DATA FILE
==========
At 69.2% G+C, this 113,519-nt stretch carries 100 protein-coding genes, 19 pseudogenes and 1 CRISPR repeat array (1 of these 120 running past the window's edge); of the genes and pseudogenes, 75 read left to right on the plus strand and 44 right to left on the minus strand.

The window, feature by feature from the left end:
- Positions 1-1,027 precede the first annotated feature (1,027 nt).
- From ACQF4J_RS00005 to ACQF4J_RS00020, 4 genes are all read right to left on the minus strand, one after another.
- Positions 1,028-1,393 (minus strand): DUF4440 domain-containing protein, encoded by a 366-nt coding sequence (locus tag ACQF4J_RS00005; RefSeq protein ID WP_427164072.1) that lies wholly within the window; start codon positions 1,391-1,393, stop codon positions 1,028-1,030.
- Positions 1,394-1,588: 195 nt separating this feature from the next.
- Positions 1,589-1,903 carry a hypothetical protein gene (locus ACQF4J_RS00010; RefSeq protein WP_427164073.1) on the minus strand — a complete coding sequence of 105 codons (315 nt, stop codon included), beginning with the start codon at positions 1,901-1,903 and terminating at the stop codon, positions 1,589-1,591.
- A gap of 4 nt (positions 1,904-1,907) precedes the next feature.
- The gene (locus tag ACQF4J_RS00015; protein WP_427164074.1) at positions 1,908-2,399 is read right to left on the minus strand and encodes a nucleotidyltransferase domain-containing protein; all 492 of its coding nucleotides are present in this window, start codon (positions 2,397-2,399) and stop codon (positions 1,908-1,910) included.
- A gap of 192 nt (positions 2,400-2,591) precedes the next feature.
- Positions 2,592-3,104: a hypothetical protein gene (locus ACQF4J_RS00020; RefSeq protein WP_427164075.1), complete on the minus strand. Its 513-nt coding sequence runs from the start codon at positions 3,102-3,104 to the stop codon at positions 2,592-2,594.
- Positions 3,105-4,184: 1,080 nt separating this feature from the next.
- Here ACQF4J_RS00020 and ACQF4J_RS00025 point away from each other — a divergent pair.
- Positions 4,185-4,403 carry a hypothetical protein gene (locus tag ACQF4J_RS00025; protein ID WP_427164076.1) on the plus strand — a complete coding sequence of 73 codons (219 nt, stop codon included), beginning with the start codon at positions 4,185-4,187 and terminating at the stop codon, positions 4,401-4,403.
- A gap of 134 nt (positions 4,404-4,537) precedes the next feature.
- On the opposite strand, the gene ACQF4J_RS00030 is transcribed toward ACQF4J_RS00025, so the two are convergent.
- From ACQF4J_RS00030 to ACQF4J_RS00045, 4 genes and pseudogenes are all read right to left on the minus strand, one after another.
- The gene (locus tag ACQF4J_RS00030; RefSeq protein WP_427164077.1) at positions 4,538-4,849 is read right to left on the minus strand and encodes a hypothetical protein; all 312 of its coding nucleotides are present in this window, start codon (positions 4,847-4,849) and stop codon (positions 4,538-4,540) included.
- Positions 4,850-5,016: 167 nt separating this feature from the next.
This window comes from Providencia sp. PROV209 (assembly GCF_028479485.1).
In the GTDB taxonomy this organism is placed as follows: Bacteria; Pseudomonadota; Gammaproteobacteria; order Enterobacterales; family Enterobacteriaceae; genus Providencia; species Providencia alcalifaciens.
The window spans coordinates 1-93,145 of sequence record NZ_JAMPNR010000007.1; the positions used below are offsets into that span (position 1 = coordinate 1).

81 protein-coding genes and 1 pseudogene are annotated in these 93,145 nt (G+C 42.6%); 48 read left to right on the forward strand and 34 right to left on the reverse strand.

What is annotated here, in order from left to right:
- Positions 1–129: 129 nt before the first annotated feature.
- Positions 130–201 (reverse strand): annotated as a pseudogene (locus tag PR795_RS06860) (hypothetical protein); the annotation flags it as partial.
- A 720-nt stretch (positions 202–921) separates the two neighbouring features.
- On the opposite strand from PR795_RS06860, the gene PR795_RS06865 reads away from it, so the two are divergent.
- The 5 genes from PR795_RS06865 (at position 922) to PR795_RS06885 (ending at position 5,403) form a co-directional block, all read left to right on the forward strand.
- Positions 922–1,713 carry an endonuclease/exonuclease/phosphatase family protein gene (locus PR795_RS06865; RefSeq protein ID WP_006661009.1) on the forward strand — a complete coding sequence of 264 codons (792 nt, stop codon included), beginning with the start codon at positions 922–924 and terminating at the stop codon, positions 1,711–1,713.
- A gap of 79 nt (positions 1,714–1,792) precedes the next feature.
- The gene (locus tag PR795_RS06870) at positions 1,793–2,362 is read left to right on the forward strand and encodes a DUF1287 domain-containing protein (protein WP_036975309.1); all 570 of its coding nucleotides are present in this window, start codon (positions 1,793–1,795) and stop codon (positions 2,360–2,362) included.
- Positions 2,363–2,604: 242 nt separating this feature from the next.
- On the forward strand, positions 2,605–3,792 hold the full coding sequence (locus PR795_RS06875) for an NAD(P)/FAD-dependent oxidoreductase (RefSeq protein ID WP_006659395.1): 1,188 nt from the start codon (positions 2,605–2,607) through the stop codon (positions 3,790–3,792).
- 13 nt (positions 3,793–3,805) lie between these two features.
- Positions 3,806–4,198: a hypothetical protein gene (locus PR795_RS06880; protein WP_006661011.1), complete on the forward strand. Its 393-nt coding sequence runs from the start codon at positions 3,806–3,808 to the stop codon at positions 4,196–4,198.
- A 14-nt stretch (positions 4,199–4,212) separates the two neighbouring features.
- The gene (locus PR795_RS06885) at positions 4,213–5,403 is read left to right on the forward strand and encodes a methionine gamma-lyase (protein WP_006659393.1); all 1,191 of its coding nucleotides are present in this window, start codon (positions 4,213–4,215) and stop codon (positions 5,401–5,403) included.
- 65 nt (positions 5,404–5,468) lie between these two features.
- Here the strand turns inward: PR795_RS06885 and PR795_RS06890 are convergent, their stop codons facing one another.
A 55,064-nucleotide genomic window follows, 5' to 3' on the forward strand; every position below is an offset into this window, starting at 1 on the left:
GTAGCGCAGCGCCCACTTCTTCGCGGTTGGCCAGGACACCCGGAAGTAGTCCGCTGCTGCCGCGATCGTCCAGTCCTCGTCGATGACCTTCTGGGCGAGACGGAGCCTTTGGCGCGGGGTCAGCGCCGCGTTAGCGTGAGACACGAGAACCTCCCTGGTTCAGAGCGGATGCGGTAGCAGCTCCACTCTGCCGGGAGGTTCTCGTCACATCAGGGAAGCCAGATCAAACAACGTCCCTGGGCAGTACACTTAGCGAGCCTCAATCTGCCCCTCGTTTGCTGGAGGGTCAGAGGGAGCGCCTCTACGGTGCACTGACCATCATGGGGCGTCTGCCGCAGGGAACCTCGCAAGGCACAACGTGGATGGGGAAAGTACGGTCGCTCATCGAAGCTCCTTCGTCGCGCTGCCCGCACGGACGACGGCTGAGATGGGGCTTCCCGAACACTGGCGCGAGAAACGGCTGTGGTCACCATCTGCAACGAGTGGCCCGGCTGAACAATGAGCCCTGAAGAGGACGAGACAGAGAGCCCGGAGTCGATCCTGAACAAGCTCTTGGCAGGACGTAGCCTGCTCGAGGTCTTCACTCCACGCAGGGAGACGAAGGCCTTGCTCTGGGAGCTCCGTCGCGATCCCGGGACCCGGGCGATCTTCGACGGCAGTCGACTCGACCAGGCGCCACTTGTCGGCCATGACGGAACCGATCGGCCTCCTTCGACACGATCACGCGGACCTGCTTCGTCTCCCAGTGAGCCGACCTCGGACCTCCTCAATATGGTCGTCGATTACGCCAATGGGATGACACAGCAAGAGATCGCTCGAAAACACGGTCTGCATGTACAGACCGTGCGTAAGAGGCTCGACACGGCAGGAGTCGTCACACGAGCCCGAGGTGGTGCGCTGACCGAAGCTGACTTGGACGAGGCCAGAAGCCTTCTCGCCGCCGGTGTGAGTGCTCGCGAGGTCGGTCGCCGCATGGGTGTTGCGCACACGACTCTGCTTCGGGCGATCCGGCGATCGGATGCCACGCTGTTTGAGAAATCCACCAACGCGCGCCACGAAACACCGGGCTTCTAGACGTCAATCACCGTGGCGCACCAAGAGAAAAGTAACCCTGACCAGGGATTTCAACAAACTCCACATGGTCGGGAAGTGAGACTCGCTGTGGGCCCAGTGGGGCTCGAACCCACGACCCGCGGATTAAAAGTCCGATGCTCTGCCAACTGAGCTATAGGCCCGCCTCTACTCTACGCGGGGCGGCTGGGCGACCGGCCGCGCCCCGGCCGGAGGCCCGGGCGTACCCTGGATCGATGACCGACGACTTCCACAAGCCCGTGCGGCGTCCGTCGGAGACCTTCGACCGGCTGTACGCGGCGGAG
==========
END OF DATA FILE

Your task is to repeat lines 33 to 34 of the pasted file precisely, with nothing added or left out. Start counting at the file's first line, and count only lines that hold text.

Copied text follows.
- Positions 2,363–2,604: 242 nt separating this feature from the next.
- On the forward strand, positions 2,605–3,792 hold the full coding sequence (locus PR795_RS06875) for an NAD(P)/FAD-dependent oxidoreductase (RefSeq protein ID WP_006659395.1): 1,188 nt from the start codon (positions 2,605–2,607) through the stop codon (positions 3,790–3,792).